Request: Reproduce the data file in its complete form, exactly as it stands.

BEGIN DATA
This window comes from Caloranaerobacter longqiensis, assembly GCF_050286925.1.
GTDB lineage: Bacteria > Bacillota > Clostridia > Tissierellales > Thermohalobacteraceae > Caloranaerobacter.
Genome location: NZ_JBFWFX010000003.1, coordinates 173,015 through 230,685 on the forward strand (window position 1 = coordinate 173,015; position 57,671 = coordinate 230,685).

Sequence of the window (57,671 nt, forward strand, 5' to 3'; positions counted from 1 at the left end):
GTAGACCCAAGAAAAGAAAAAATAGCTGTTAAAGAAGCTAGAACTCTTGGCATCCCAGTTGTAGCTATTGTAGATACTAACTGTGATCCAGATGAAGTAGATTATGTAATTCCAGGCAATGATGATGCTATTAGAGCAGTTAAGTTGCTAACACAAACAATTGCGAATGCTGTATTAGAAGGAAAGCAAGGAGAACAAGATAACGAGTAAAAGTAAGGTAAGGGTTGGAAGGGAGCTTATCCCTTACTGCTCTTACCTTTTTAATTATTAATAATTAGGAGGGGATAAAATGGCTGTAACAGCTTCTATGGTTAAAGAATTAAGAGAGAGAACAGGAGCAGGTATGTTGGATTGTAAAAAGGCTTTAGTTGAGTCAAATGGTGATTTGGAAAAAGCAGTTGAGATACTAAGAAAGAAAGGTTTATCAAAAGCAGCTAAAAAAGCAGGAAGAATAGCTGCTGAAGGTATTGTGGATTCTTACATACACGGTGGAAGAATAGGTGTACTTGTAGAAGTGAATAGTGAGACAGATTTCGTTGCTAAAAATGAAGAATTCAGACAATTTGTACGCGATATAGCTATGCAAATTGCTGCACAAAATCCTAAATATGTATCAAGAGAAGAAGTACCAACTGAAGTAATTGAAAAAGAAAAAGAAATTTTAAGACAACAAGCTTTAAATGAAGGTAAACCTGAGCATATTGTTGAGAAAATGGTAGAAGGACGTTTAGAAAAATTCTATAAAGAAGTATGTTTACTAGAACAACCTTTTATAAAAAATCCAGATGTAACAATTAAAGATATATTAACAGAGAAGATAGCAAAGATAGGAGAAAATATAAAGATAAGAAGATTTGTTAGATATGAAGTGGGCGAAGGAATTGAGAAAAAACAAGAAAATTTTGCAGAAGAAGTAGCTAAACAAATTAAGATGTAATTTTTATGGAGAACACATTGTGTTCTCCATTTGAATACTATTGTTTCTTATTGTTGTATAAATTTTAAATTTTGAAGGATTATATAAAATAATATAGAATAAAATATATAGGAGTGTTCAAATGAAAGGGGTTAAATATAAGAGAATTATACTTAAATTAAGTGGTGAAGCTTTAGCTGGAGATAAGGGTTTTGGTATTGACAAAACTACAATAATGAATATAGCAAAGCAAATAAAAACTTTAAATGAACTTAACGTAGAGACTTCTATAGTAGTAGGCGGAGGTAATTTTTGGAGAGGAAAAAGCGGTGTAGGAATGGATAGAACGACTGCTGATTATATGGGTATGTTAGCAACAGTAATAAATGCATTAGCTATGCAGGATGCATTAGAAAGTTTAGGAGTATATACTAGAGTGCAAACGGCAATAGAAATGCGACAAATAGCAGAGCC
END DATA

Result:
This window comes from Caloranaerobacter longqiensis, assembly GCF_050286925.1.
GTDB lineage: Bacteria > Bacillota > Clostridia > Tissierellales > Thermohalobacteraceae > Caloranaerobacter.
Genome location: NZ_JBFWFX010000003.1, coordinates 173,015 through 230,685 on the forward strand (window position 1 = coordinate 173,015; position 57,671 = coordinate 230,685).

Sequence of the window (57,671 nt, forward strand, 5' to 3'; positions counted from 1 at the left end):
GTAGACCCAAGAAAAGAAAAAATAGCTGTTAAAGAAGCTAGAACTCTTGGCATCCCAGTTGTAGCTATTGTAGATACTAACTGTGATCCAGATGAAGTAGATTATGTAATTCCAGGCAATGATGATGCTATTAGAGCAGTTAAGTTGCTAACACAAACAATTGCGAATGCTGTATTAGAAGGAAAGCAAGGAGAACAAGATAACGAGTAAAAGTAAGGTAAGGGTTGGAAGGGAGCTTATCCCTTACTGCTCTTACCTTTTTAATTATTAATAATTAGGAGGGGATAAAATGGCTGTAACAGCTTCTATGGTTAAAGAATTAAGAGAGAGAACAGGAGCAGGTATGTTGGATTGTAAAAAGGCTTTAGTTGAGTCAAATGGTGATTTGGAAAAAGCAGTTGAGATACTAAGAAAGAAAGGTTTATCAAAAGCAGCTAAAAAAGCAGGAAGAATAGCTGCTGAAGGTATTGTGGATTCTTACATACACGGTGGAAGAATAGGTGTACTTGTAGAAGTGAATAGTGAGACAGATTTCGTTGCTAAAAATGAAGAATTCAGACAATTTGTACGCGATATAGCTATGCAAATTGCTGCACAAAATCCTAAATATGTATCAAGAGAAGAAGTACCAACTGAAGTAATTGAAAAAGAAAAAGAAATTTTAAGACAACAAGCTTTAAATGAAGGTAAACCTGAGCATATTGTTGAGAAAATGGTAGAAGGACGTTTAGAAAAATTCTATAAAGAAGTATGTTTACTAGAACAACCTTTTATAAAAAATCCAGATGTAACAATTAAAGATATATTAACAGAGAAGATAGCAAAGATAGGAGAAAATATAAAGATAAGAAGATTTGTTAGATATGAAGTGGGCGAAGGAATTGAGAAAAAACAAGAAAATTTTGCAGAAGAAGTAGCTAAACAAATTAAGATGTAATTTTTATGGAGAACACATTGTGTTCTCCATTTGAATACTATTGTTTCTTATTGTTGTATAAATTTTAAATTTTGAAGGATTATATAAAATAATATAGAATAAAATATATAGGAGTGTTCAAATGAAAGGGGTTAAATATAAGAGAATTATACTTAAATTAAGTGGTGAAGCTTTAGCTGGAGATAAGGGTTTTGGTATTGACAAAACTACAATAATGAATATAGCAAAGCAAATAAAAACTTTAAATGAACTTAACGTAGAGACTTCTATAGTAGTAGGCGGAGGTAATTTTTGGAGAGGAAAAAGCGGTGTAGGAATGGATAGAACGACTGCTGATTATATGGGTATGTTAGCAACAGTAATAAATGCATTAGCTATGCAGGATGCATTAGAAAGTTTAGGAGTATATACTAGAGTGCAAACGGCAATAGAAATGCGACAAATAGCAGAGCC